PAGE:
Can’t Wait for Spring to Plant? Grow These Early Blooming Beauties!
January 23, 2019 | By Roundtree Landscaping
We know we have it pretty easy in winter here in North Texas. Even so, the cloudy chilly days can make it tough to want to garden or get outside. We’re all looking forward to the early days of spring when skies are blue and buds are blooming. While late-winter and early-spring can still be a bit too cold to plant some of our spring-flowering favorites, you’re not totally out of luck!
Here are a few of our early-blooming favorites that you can plant in late-winter and very early spring to get a head start on the season.
Alyssum is a floriferous mounding annual that blooms in white, purple, pink, and magenta. The low growing plants are covered in tiny blooms. En masse, alyssum emit a nice, but not overwhelming, fragrance that attracts many pollinators to your garden. Use these plants for the front of a border or as a trailing plant in containers & hanging baskets. Alyssum tolerates and thrives in cooler weather.
Commonly mistaken for a Gerber daisy, African Daisies (Osteospermum) are easy to care for and come in a variety of colors ranging from bright yellow, to all shades of purple, to white and rust. Their golf ball size flowers are held atop plants that reach around 12” in height. We like to plant Osteospermum in containers to refresh winter color and get a head start on spring displays.
Even though Petunia is the stereotypical spring bloomer, you can plant petunias earlier than you think. The range of colors and patterns is unmatched and plant habits that vary from clumping, mounding, trailing & spreading means there is a petunia for each and every use. We suggest to blend a few colors together to create a truly shop-stopping display. Planted in mid-to late February, Petunias will usually start blooming in your early-March garden. Of course, Petunias also make the perfect container plants.
Cherianthus, or wallflower, is an underused annual in our area. It is the most cold hardy of this bunch & has a great, sweet smell. If you’re looking for a pop of bright orange or yellow this time of year, you’ll definitely want this plant! The small flowers are held in clusters that fade as they age – giving the appearance of multiple colors per plant. Additionally, the drought tolerant plant has grey-green foliage that adds a nice pop to annual beds and containers. Cherianthus is also perfect for containers.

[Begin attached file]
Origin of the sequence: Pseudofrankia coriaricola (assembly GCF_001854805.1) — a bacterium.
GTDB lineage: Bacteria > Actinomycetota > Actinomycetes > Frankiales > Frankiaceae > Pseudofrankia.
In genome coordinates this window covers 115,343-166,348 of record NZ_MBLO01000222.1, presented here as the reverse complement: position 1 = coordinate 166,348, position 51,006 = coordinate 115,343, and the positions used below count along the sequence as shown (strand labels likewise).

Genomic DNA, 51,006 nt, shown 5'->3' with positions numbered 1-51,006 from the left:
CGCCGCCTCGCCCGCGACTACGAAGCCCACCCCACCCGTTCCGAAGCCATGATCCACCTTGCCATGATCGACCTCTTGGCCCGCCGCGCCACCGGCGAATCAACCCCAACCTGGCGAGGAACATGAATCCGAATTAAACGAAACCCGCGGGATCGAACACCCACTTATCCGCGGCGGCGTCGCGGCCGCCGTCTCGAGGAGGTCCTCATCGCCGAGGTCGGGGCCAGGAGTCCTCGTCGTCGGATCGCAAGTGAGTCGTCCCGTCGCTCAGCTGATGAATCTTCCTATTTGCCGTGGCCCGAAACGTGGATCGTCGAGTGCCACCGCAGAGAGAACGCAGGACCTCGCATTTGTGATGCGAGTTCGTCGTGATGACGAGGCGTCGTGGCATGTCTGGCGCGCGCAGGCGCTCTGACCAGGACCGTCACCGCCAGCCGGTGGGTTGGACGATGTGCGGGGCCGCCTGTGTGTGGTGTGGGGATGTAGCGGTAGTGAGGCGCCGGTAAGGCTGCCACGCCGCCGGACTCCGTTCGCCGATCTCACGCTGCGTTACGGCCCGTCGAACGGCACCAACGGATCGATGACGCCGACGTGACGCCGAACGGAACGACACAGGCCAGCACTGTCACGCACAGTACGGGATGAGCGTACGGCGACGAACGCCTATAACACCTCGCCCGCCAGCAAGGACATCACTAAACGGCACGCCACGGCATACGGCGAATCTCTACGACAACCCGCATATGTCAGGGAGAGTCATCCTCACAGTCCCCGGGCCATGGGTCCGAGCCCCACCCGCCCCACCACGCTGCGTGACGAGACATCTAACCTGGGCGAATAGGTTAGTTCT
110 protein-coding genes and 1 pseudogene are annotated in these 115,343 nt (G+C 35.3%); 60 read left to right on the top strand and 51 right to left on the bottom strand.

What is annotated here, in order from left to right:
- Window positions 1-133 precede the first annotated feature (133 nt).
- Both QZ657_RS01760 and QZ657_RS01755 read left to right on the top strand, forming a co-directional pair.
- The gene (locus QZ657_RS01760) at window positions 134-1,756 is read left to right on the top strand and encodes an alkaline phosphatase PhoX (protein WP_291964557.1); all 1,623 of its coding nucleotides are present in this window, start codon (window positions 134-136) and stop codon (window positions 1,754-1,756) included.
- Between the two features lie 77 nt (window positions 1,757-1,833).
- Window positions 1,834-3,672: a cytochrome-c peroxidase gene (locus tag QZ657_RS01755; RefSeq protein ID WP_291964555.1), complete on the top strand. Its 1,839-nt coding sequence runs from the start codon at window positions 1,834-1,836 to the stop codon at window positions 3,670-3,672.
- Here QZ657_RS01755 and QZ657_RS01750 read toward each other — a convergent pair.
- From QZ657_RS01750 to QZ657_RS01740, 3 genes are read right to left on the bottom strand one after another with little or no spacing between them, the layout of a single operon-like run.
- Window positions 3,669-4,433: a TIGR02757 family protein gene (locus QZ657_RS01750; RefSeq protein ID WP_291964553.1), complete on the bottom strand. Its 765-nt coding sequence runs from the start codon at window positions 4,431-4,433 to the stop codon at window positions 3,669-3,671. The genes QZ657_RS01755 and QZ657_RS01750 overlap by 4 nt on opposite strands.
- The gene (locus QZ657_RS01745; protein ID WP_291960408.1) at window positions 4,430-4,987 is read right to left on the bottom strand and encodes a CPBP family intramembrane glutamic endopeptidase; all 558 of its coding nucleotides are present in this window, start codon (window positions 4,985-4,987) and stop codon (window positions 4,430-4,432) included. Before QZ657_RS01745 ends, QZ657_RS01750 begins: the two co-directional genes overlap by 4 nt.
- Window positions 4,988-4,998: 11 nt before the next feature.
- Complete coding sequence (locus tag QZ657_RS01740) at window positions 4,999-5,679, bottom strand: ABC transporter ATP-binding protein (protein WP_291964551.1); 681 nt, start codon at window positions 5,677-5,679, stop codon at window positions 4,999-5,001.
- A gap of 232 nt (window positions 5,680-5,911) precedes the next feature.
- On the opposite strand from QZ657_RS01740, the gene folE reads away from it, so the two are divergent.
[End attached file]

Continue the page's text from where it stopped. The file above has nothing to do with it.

If you are looking for a bit of mid-range height for your spring display, try nemesia. These sweet smelling annuals come in all colors of the rainbow - from soft pastels to bright yellows & oranges. They pair nicely with petunias, or even to plug in with your existing pansy and viola. Nemesia does best in full sun with well- draining soil, so we usually prefer to plant nemesia in containers.
Diascia, also known as twinspur, blooms profusely during the spring atop 12” tall flower stalks. It comes in a range of colors - but the corals, oranges and deep candy-pinks are quite show-stopping. Diascia works well in full sun situations and spreads nicely to 18” wide. Place it next to alyssum for a pollinator wonderland!
It’s always great to have an edible plant that also is beautiful. Plus, mixing in colorful foliage is a must to create interesting plantings. Use swiss chard as a foliage texture in your containers, or add it into bulb beds to compliment your daffodils as them bloom. We suggest you check out ‘Bright Lights’ if you are a lover to color. Reminder: be prepared to fight your bunnies for a taste.
Keep in mind, on particularly cold nights, you will need to cover some of these annuals in late-winter – especially if they are not acclimated to frost or freezing temps. As always, be sure to fertilizer annuals for optimal blooming power and keep an eye on water as new plants establish.
If you need help in planning & planting your next color change to take you to summer, give us a call. We love creating interesting combos and plantings that will sure to be the talk - and envy - of your neighborhood.